Archaeologists sometimes use thermoluminescence dating to establish the age of pottery.
This technique is similar to carbon 14 dating in that, like organic substances, pottery contains small amounts of radioactive elements that decay at known and steady rates.
In relative soil dating, archaeologists follow two general principles known as refers to the concept that all the soil below a solid, undisturbed layer dates before that layer (see Figure 3).
Because all living organisms contain a radioactive form of carbon (carbon 14) that decays at a known and steady rate, archaeologists can determine an organic object's age (if it is less than 40,000 years old) by measuring the amount of carbon 14 remaining in the object.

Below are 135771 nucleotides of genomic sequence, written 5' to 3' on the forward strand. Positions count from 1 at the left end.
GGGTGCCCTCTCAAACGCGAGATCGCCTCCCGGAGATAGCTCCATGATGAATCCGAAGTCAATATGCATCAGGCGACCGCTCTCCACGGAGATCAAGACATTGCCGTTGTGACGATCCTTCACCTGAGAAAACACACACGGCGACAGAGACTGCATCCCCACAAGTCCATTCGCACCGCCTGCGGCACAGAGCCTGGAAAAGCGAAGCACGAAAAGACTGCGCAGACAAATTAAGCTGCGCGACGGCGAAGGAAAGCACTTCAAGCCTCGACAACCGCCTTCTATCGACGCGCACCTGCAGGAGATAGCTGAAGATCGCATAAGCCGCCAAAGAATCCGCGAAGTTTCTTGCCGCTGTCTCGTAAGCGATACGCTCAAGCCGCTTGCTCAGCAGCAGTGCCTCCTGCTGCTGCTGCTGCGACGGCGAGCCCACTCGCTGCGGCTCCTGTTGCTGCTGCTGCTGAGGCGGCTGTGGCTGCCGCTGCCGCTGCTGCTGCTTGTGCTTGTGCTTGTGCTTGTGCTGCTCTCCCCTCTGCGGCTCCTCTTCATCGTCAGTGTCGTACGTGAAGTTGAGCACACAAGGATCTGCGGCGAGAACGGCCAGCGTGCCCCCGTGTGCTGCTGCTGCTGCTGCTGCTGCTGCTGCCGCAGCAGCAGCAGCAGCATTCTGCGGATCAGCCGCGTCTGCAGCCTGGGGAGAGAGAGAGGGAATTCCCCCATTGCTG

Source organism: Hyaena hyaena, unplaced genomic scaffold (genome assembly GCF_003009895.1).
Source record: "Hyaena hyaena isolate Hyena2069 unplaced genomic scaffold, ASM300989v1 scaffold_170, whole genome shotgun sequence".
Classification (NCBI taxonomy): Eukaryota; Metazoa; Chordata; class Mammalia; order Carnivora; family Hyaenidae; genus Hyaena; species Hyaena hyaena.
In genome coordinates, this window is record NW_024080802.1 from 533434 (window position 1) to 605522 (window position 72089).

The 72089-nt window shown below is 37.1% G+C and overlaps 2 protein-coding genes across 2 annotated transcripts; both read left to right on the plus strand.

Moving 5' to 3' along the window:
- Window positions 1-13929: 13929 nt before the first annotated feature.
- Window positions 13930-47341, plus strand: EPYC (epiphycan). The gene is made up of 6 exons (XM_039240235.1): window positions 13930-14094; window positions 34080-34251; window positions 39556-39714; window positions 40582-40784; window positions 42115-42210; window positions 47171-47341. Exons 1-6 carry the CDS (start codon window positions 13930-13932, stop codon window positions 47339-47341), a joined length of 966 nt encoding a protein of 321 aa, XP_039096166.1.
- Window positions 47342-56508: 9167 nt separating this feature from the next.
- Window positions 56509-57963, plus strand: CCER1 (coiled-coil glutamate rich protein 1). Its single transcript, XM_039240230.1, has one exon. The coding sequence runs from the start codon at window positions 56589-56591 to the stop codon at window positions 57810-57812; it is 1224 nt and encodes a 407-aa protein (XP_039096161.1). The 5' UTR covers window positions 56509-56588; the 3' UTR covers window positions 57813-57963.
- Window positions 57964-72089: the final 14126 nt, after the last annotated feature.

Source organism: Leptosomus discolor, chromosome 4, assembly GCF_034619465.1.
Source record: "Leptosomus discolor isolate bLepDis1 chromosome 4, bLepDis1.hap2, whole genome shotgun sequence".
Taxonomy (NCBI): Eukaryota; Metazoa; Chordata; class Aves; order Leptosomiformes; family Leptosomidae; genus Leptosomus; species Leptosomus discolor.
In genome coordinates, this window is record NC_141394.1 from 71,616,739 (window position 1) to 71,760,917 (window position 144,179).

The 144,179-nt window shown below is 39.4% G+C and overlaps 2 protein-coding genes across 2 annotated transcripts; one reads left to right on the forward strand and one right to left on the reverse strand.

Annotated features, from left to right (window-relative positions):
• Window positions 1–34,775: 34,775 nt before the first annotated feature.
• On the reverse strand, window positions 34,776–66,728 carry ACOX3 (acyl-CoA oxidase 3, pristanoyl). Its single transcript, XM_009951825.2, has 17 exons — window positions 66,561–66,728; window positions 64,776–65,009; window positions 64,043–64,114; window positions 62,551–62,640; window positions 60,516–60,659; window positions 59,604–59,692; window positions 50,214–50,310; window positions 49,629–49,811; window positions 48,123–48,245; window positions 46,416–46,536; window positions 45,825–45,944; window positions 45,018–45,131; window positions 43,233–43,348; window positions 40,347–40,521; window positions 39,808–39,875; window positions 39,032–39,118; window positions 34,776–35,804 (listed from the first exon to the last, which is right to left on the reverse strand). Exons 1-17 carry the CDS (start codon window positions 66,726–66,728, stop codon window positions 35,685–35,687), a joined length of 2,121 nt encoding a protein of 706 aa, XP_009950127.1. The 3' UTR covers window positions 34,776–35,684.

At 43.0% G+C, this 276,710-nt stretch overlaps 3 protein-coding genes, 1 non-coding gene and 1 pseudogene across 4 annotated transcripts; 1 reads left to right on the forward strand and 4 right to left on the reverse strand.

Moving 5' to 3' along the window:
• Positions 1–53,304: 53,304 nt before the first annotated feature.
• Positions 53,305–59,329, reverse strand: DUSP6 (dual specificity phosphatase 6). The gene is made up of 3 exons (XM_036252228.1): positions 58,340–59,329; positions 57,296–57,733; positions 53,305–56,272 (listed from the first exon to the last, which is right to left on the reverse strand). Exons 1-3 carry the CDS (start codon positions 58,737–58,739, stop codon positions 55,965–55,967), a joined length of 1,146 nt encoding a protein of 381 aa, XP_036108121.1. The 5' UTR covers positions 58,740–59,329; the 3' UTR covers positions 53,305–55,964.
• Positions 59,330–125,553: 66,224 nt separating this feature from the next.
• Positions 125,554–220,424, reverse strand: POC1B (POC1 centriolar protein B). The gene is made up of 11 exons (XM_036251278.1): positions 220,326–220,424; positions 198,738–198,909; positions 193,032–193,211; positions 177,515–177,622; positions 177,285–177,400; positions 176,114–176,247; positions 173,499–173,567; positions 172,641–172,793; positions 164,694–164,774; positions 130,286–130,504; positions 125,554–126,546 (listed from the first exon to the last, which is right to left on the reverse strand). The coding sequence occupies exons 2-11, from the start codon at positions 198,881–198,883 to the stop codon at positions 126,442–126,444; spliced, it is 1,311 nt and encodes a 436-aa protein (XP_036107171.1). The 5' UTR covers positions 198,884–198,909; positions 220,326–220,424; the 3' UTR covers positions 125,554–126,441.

The 1885 coin in Layer E establishes that Layer E dates from on or after 1885.
An archaeologist can determine the age of a pottery fragment by measuring the remaining amount of radioactive elements that it contains.
Another way of dating pottery and other inorganic materials is through .
Dating inorganic materials is also quite challenging, because relatively few artifacts come labeled with a date of manufacture.
In fact, pottery, the most common type of artifact found at archaeological sites, seldom contains obvious indications of its age.